Hi everyone,


I'm at work on an anthology with the working title Writings in Deep Psychology, and I thought I'd post a brief piece of it having to do with what constitutes "depth psychology." My anthology will include work from a number of pioneers, including Wundt (yes, Wundt: he did something for depth but most textbooks ignore it), Fechner (a tremendous nature mystic), William James, Pierre Janet, Freud and the Freudians, Jung and the Jungians, and work from Psychosynthesis, Humanistic-Existential Psych, and Transpersonal Psych. Cheers--


In 1910, psychiatrist Eugen Bleuler coined the term “deep psychology” (tiefenpsychologie) to designate the psychoanalytic focus on the relations between conscious and unconscious. Freud, Janet, James, and other pioneers had uncovered vital psychological connections between symptom and symbol, repressor and repressed, conflict and wound, and dream and emotionality. In each case what showed on the surface presented upon closer investigation a ripple or two of deeper currents in the psyche.
    As psychoanalysis splintered and spread into multiple schools and perspectives, Bleuler’s term, now translated into English as “depth psychology” rather than “deep psychology,” narrowed as though by overcompensation to refer to approaches stemming from the work of Freud and Jung. Even now, graduate programs in depth psychology valorize Freud without referring to his intellectual debt to Janet and praise Jung while forgetting that an entire chapter written for but absent from Memories, Dreams, Reflections bore the title “William James.” Alfred Adler is lucky to get a mention by anyone but James Hillman.
    Furthermore, depth psychologists have overlooked, downplayed, or ignored deep research and practice in humanistic, existential, and transpersonal psychology as well as in psychosynthesis, whose founder, Roberto Assagioli, rightly complained about the need for a “height psychology” to supplement the ongoing “depth” emphasis on lower, darker, the early, and the archaic.
    “Depth psychology” remains a useful description of a specific stream of psychoanalytic descents, but restoring Bleuler’s “deep psychology” could foster cross-tradition consciousness of past and present explorations of the deepest ranges of human experience: “deep” not only as down or under, but “deep” as behind and within, as through deep walls or alight in a deep sky.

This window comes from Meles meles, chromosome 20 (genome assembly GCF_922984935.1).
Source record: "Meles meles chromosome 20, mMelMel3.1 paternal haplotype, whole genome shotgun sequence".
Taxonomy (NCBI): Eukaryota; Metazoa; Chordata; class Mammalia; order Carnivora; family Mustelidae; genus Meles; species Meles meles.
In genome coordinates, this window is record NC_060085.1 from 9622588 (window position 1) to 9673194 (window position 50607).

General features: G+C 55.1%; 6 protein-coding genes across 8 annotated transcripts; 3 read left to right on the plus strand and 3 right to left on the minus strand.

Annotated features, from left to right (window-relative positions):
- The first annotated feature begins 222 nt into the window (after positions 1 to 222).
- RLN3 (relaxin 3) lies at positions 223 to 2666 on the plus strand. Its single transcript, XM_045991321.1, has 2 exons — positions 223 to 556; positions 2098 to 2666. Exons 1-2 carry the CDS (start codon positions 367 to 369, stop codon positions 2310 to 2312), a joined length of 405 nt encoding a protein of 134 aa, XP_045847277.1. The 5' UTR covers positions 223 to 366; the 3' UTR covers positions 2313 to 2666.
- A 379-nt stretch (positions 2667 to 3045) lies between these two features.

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Comment by Julie Ann Perkins on February 28, 2011 at 11:16am

Craig - What a courageous and ambitious effort to weave a more complete Tiefenspsychologie for today!

Your book sounds fascinating. I did not know that MDR is missing a chapter about the American Godfather of psychology, William James.

Also, I wonder about Goethe?  Do you know where this quote from Goethe, and possibly a precursor to Jung's formulation of the Transcendent Function, may be found? 

Whatever appears in the world must divide if it is to appear at all. What has divided seeks itself again, can return to itself and reunite…in the reunion of the intensified halves it will produce a third thing, something new, higher, unexpected.

Also it seems that a in more complete psychology, it is imperative to include, as you say, the explorations of what is behind, and within, as well as below and above, and in what I might call the proprioceptive sense that you point to of experiencing something alight a deep sky.  For me, this is a foundational piece of my own thesis, to explore the felt sense of the mystery behind me.  Embedded in the whole fabric of life on earth,

does Deep Psychology capture this essence?

Comment by Jeffrey Kiehl on February 19, 2011 at 3:47pm
Just a comment on the translation of Tiefen... The adjective tief is translated as "deep," but the feminine noun Tiefe is translated as "depth." For example, the noun Tiefenanzeiger is translated as "depth gauge." So, I don't see the need to use the term "Deep Psychology" for what Bleuler was describing.
Comment by Bonnie Bright on February 15, 2011 at 7:53pm

Craig, thanks for posting this fascinating history. Though I've heard it before, it's always like a cleansing bath to renew my relationship with the lineage and tradition which placed us all here in this place at this time and the recent conversations in the Forum on "Why Jung?" and "Why Giegerich?" generated a lot of heated discussion on the importance of certain key figures in our history.

I agree with both of you that its probably a moot point to rename Depth Psychology now--though it would be a lot easier to explain "deep" psychology to those who are not familiar with it. I know many people I mention "depth" psychology to typically think I'm saying "death" psychology---and others in our field have confirmed that same issue. I guess it just adds another layer of, well...depth...

Comment by Craig Chalquist, PhD on February 15, 2011 at 3:17pm

I wouldn't be in favor of renaming it. It describes the traditions that come out of Janet, James, Freud, Jung, etc. concisely. In my anthology I plan to put depth writings together with the traditions they go with but normally ignore.


ps Wilber borrowed "integral" from Gebser and from Sri Aurobindo.

Comment by Thom F. Cavalli, Ph.D. on February 13, 2011 at 12:53pm
Should this website be renamed, Deep Psychology Alliance? With all due respect and agreement for the historical points you make, Depth Psychology has some name recognition. (Actually, Jung might have preferred his original Complex Psychology.) Given the tremendous emphasis put on the treatment of behavior, mostly by cognitive therapy and pharmacological treatment, I think it best to stand by the term "Depth" which has less scary associations and raises less resistance. Or, perhaps we should follow the model set by Ken Wilbur and invent terms like Integral or one more fitting, Individuation Psychology.

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